M. MB Grivette, A. Betts, A. Rockhill, N. Swann, A. Lovering

1University of Oregon, Eugene, OR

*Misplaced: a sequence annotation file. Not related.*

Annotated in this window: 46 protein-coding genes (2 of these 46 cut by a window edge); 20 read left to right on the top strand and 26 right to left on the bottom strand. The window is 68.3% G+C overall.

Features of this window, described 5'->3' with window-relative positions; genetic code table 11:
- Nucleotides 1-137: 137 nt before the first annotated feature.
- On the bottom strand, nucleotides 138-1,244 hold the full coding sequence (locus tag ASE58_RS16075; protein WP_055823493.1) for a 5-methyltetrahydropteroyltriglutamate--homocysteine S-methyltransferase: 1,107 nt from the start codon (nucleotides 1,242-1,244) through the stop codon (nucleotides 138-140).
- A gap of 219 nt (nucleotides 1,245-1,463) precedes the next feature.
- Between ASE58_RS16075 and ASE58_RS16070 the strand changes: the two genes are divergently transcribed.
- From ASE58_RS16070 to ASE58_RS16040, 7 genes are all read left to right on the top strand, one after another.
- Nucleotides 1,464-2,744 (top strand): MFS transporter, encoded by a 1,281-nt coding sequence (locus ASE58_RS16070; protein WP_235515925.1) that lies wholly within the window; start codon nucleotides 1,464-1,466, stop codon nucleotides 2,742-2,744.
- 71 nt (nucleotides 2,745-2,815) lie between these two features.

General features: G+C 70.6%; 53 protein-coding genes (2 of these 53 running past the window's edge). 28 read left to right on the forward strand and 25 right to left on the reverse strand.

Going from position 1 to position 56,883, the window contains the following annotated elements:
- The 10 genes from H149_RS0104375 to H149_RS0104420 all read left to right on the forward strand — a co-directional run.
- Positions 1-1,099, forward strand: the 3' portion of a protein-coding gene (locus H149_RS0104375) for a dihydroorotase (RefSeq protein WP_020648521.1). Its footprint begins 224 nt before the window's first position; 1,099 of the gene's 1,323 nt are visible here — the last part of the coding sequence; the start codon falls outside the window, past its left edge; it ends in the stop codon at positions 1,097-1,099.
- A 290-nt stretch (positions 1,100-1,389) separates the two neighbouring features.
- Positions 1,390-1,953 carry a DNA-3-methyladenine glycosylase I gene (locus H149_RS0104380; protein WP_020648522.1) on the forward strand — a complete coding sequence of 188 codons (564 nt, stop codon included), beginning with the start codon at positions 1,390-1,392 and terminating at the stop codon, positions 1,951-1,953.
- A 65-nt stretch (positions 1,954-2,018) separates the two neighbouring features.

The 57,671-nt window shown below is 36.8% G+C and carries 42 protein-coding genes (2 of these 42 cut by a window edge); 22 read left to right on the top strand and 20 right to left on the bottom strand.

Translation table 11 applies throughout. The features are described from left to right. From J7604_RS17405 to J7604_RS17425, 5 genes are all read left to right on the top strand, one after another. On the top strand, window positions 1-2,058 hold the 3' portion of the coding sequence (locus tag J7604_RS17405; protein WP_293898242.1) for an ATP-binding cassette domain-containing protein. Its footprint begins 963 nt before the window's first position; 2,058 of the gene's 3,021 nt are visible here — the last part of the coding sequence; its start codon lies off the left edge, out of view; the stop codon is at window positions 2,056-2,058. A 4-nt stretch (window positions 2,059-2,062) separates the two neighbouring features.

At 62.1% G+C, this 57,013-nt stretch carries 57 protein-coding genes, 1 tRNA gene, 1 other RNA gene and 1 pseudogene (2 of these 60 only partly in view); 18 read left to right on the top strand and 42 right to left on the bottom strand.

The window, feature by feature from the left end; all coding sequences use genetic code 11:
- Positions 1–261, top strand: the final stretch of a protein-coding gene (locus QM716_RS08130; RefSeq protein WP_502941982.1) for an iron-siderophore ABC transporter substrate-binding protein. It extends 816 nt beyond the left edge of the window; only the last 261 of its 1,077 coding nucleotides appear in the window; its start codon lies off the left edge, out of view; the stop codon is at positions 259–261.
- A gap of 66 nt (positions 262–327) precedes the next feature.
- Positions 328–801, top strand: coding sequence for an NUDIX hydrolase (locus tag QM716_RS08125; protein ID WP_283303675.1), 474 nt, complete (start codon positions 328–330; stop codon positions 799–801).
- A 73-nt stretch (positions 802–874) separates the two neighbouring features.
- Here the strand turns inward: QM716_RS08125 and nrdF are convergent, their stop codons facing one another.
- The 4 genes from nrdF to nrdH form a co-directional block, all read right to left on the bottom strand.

Approximately 70% of astronauts returning from 4-6 months of spaceflight present lasting neuro-ocular changes including retinal thickening, cotton wool spots, and optic disc edema among others. This syndrome of findings is termed Spaceflight Associated Neuro-Ocular Syndrome (SANS). Although the underlying mechanism leading to SANS is unclear, reduced metabolic clearance of neuro-ocular structures may play a role, and neurometabolic clearance occurs primarily via the glymphatic system that is most active during sleep. Sleep is known to be disrupted in spaceflight despite hypnotic drug use. Recently our group utilized a strict head-down tilt bed rest model (spaceflight analog) to induce findings of SANS. We found that 5/11 subjects developed optic disc edema and, those who developed these ocular changes were shorter sleepers prior to, during, and after bed rest. Differences in sleep duration and sleep intensity are expected to result in unique electroencephalographic (EEG) activities. Thus, examining the EEG activity in those who do and do not develop optic disc edema may provide an electrophysiological biomarker to identify those at risk for developing SANS during long duration spaceflight. METHODS: Power spectral density (psd) was calculated using the MNE psd function in Python. Power values were averaged over conventional frequency bands (delta: 1-4 Hz, theta: 4-8 Hz, alpha: 8-13, low beta: 13-21, high beta: 21-35). A three-factor repeated measures ANOVA was used to test differences in sleep stages for each frequency range and channel across all participants and compared to a Bonferroni adjusted alpha. RESULTS: There were significant differences during non-rapid eye movement (NREM) stage 2 sleep in alpha power, in addition to low and high beta power. CONCLUSION: Blunted alpha and beta activity during N2 sleep could suggest increased risk for developing SANS.

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